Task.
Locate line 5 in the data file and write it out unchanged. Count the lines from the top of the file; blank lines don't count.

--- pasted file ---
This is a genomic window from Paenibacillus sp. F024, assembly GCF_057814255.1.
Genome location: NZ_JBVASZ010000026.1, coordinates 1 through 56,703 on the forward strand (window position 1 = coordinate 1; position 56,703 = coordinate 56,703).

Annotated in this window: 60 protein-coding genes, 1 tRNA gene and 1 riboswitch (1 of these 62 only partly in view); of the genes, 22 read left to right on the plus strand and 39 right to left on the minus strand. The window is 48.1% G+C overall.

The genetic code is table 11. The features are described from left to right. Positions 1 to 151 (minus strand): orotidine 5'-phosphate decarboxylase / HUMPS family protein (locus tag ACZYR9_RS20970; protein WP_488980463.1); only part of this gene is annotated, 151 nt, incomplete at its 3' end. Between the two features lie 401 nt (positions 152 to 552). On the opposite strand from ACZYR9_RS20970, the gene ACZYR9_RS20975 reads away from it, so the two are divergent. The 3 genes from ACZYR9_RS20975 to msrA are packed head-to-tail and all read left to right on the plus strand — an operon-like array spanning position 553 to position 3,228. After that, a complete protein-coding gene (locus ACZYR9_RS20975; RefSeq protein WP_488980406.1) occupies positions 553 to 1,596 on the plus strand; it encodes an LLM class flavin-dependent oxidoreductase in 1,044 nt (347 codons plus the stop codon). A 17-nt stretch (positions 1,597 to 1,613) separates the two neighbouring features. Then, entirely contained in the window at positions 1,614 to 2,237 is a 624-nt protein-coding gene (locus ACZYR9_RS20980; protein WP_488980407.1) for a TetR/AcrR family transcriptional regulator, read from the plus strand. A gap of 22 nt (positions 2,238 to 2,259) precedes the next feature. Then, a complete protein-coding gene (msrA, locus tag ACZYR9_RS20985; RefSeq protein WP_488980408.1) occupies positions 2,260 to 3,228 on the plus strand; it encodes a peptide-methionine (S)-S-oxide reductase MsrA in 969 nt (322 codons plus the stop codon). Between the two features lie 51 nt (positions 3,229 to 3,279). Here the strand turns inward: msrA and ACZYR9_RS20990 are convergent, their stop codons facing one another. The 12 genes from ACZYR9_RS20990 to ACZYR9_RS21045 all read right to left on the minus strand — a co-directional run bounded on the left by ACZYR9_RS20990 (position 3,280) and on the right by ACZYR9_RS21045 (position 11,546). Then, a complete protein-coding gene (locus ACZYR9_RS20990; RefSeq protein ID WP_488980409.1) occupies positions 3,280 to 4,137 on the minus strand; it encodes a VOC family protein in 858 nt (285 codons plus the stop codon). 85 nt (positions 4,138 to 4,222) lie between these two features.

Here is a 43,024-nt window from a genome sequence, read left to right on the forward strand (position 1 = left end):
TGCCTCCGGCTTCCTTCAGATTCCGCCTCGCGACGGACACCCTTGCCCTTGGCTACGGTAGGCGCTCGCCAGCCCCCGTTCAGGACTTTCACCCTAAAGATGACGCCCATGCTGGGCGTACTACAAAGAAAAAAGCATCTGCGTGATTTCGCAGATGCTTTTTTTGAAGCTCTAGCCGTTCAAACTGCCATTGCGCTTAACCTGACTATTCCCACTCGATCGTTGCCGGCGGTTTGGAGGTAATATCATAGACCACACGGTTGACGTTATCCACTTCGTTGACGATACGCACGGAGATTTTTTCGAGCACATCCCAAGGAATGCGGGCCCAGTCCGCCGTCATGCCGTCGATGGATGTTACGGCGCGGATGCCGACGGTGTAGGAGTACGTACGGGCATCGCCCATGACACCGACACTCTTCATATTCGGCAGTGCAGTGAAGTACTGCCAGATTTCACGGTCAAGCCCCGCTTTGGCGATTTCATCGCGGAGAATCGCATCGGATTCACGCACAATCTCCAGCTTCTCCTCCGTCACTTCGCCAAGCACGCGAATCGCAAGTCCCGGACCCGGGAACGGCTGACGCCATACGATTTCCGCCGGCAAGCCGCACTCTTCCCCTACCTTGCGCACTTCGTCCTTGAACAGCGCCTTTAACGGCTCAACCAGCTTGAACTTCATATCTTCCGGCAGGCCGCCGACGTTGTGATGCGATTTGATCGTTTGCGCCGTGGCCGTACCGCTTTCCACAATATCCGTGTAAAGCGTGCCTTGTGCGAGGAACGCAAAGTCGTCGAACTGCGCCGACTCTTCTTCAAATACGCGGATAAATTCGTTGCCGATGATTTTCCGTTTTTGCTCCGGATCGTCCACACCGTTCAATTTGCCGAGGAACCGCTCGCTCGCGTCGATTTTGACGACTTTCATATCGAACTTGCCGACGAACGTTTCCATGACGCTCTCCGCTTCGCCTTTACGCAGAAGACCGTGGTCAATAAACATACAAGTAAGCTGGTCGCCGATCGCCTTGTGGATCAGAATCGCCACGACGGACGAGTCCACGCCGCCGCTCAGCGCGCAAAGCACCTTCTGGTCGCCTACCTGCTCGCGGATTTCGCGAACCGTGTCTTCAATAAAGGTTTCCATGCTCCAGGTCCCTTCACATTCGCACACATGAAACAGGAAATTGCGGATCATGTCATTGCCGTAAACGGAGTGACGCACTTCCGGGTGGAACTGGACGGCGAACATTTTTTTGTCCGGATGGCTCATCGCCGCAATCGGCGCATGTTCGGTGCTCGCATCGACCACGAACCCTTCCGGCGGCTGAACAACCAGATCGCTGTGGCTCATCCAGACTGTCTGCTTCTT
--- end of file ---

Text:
Here is a 43,024-nt window from a genome sequence, read left to right on the forward strand (position 1 = left end):